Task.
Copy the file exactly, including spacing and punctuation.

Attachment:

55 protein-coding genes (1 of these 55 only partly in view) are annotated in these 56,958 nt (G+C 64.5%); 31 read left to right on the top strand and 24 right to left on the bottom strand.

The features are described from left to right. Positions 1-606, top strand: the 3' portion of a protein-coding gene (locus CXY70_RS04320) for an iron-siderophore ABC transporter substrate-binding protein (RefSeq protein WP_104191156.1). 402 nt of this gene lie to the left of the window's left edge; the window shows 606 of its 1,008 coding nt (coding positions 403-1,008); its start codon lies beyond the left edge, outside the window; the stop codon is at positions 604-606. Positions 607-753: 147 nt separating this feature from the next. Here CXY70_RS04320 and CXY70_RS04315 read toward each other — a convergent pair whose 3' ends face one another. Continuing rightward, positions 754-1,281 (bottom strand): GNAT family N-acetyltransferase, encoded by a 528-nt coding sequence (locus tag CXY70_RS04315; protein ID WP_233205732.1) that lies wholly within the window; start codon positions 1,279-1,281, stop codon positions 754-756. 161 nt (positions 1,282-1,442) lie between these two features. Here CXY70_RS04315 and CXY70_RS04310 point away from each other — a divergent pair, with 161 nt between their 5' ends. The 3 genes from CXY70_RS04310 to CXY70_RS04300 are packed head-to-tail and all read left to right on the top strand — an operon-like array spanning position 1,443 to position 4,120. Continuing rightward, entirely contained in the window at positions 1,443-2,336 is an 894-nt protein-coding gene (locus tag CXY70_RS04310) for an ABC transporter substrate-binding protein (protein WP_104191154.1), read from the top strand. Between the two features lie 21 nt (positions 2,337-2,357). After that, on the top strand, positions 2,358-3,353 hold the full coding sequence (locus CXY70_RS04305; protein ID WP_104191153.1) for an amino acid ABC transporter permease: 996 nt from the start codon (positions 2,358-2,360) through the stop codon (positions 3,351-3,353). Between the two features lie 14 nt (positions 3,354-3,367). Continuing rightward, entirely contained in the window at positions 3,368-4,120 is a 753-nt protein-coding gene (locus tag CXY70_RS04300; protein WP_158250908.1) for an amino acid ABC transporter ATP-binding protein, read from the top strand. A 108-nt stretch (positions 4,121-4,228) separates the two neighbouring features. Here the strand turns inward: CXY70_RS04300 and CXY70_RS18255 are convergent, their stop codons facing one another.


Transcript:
55 protein-coding genes (1 of these 55 only partly in view) are annotated in these 56,958 nt (G+C 64.5%); 31 read left to right on the top strand and 24 right to left on the bottom strand.

The features are described from left to right. Positions 1-606, top strand: the 3' portion of a protein-coding gene (locus CXY70_RS04320) for an iron-siderophore ABC transporter substrate-binding protein (RefSeq protein WP_104191156.1). 402 nt of this gene lie to the left of the window's left edge; the window shows 606 of its 1,008 coding nt (coding positions 403-1,008); its start codon lies beyond the left edge, outside the window; the stop codon is at positions 604-606. Positions 607-753: 147 nt separating this feature from the next. Here CXY70_RS04320 and CXY70_RS04315 read toward each other — a convergent pair whose 3' ends face one another. Continuing rightward, positions 754-1,281 (bottom strand): GNAT family N-acetyltransferase, encoded by a 528-nt coding sequence (locus tag CXY70_RS04315; protein ID WP_233205732.1) that lies wholly within the window; start codon positions 1,279-1,281, stop codon positions 754-756. 161 nt (positions 1,282-1,442) lie between these two features. Here CXY70_RS04315 and CXY70_RS04310 point away from each other — a divergent pair, with 161 nt between their 5' ends. The 3 genes from CXY70_RS04310 to CXY70_RS04300 are packed head-to-tail and all read left to right on the top strand — an operon-like array spanning position 1,443 to position 4,120. Continuing rightward, entirely contained in the window at positions 1,443-2,336 is an 894-nt protein-coding gene (locus tag CXY70_RS04310) for an ABC transporter substrate-binding protein (protein WP_104191154.1), read from the top strand. Between the two features lie 21 nt (positions 2,337-2,357). After that, on the top strand, positions 2,358-3,353 hold the full coding sequence (locus CXY70_RS04305; protein ID WP_104191153.1) for an amino acid ABC transporter permease: 996 nt from the start codon (positions 2,358-2,360) through the stop codon (positions 3,351-3,353). Between the two features lie 14 nt (positions 3,354-3,367). Continuing rightward, entirely contained in the window at positions 3,368-4,120 is a 753-nt protein-coding gene (locus tag CXY70_RS04300; protein WP_158250908.1) for an amino acid ABC transporter ATP-binding protein, read from the top strand. A 108-nt stretch (positions 4,121-4,228) separates the two neighbouring features. Here the strand turns inward: CXY70_RS04300 and CXY70_RS18255 are convergent, their stop codons facing one another.